The article quotes some Latin Americanists about the effect of this entire saga, and I must say I disagree with them. Similar to statements by President Chávez, the gist is that simply blocking the U.S. choice is a victory.
“This is like a boxing match. You have a heavyweight in the form of the U.S., you have a junior weight in the form of Venezuela, and the fact that Venezuela has lasted this long speaks tremendously to the kind of influence that they were able to generate,” said Miguel Tinker Salas, a Latin American studies professor at Pomona College in Claremont, Calif.
“I think Chavez has achieved a lot to put Venezuela in a position of significant global leadership,” said Dan Hellinger, a political scientist at Webster University in St. Louis.
I don’t think these arguments work well. Chávez’s goal was to win, not simply to block the U.S. choice, and he spent a considerable amount of money to do so. His speech to the UN clearly hurt him, and I just don’t see that all this adds up to “significant global leadership.” With the secret vote, each government was able to vote its conscience, but did not flock to him. With anti-U.S. sentiment so strong right now, and with President Bush so incredibly unpopular abroad, for Chávez this represents a failure to establish himself as the voice of less developed countries.
Tuesday, October 24, 2006
The latest, and strangest, rumor flying around is that President Bush has bought a very large plot of land in Paraguay. Just google "bush paraguay" and see for yourself. Adam Isacson has a list of all the recent U.S.-Paraguay connections, including a recent visit by Jenna Bush.
The rumor was picked and really spread by Prensa Latina, which is Cuban and therefore highly biased (as is anything about Cuba coming from the U.S. government). It credits an Argentine online publication, Misiones On Line, for the original story. The spread of bizarre information via the internet is really interesting:
Las informaciones sobre el tema son escuetas dado que ninguna fuente oficial quiso confirmarla, empero, una fuente oficiosa confirmó a NEIKE que efectivamente el jefe de Estado norteamericano compró las tierras y su hija Jenna recorrerá el campo durante la visita que está realizando a Paraguay desde el pasado fin de semana.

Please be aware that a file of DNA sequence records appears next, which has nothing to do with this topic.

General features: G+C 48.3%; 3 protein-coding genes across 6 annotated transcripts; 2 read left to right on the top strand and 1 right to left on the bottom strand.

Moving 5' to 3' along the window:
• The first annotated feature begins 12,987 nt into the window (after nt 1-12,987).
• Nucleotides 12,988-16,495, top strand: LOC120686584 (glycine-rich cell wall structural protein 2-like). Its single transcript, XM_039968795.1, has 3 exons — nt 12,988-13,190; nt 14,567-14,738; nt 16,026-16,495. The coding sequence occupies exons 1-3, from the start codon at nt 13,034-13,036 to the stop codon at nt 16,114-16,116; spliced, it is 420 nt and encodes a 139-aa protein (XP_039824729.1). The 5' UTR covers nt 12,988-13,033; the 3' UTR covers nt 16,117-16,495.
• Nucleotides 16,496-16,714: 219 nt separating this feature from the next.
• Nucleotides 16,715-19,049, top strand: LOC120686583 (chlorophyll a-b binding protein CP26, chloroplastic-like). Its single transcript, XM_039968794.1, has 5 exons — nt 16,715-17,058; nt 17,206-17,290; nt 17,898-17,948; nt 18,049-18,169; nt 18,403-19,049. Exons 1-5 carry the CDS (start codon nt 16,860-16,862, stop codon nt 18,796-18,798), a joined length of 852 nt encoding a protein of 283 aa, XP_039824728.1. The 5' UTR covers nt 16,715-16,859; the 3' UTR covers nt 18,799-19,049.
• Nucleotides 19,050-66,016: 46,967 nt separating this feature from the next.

The conspiracy theorists are having a field day with this one. Maybe he is planning to flee the U.S. because otherwise he'll tried for war crimes (as if Paraguay would protect him better than the United States?). Maybe it is a plan to invade Bolivia. Maybe the U.S. has run out of space in New Mexico to communicate with aliens, and so is looking elsewhere? (OK, I just made that one up, but I like it).
Via ImmigrationProf Blog: A new study estimating the number of illegal immigrants per congressional district. Its key findings:
In 2005, undocumented immigrants accounted for about 10 percent or more of the total population in only 27 (or roughly 6 percent) of the 435 congressional districts.
Conversely, undocumented immigrants comprised about 5 percent or less of the population in more than half (or 232) of all congressional districts in 2005.
Between 2000 and 2005, the undocumented population of 107 districts doubled, although most of these districts had relatively few undocumented immigrants to begin with.
More strikingly, 39 districts experienced either a decline or no change in their undocumented population between 2000 and 2005. Many of these districts had been major destinations for new arrivals in the past, but are becoming less so as immigrants move to other parts of the country.
There’s not much analysis, but it’s interesting nonetheless. Even though there may be only 27 districts where illegal immigrants comprise 10% of more of the population, there are many where the percentage growth has been quite high.
I see that in my own district, illegal immigrants are 3.6% of the total population, and the total number has doubled since 2000. My representative is Sue Myrick, a Republican who is running almost entirely on this issue. Unfortunately, she is also considered a shoo-in to win handily over Bill Glass.
Monday, October 23, 2006